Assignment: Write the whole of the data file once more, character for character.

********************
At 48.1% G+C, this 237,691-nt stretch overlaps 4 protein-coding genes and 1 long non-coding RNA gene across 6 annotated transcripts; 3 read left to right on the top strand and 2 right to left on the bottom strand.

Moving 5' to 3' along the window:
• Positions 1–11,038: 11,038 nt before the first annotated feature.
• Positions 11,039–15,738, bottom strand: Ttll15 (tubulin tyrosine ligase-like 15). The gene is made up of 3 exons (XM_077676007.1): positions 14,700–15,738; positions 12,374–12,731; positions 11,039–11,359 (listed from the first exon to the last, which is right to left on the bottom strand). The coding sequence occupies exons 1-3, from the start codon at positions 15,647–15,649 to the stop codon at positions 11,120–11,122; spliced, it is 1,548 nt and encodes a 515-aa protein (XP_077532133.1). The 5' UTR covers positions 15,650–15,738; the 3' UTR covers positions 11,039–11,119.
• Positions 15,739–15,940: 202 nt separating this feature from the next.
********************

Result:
At 48.1% G+C, this 237,691-nt stretch overlaps 4 protein-coding genes and 1 long non-coding RNA gene across 6 annotated transcripts; 3 read left to right on the top strand and 2 right to left on the bottom strand.

Moving 5' to 3' along the window:
• Positions 1–11,038: 11,038 nt before the first annotated feature.
• Positions 11,039–15,738, bottom strand: Ttll15 (tubulin tyrosine ligase-like 15). The gene is made up of 3 exons (XM_077676007.1): positions 14,700–15,738; positions 12,374–12,731; positions 11,039–11,359 (listed from the first exon to the last, which is right to left on the bottom strand). The coding sequence occupies exons 1-3, from the start codon at positions 15,647–15,649 to the stop codon at positions 11,120–11,122; spliced, it is 1,548 nt and encodes a 515-aa protein (XP_077532133.1). The 5' UTR covers positions 15,650–15,738; the 3' UTR covers positions 11,039–11,119.
• Positions 15,739–15,940: 202 nt separating this feature from the next.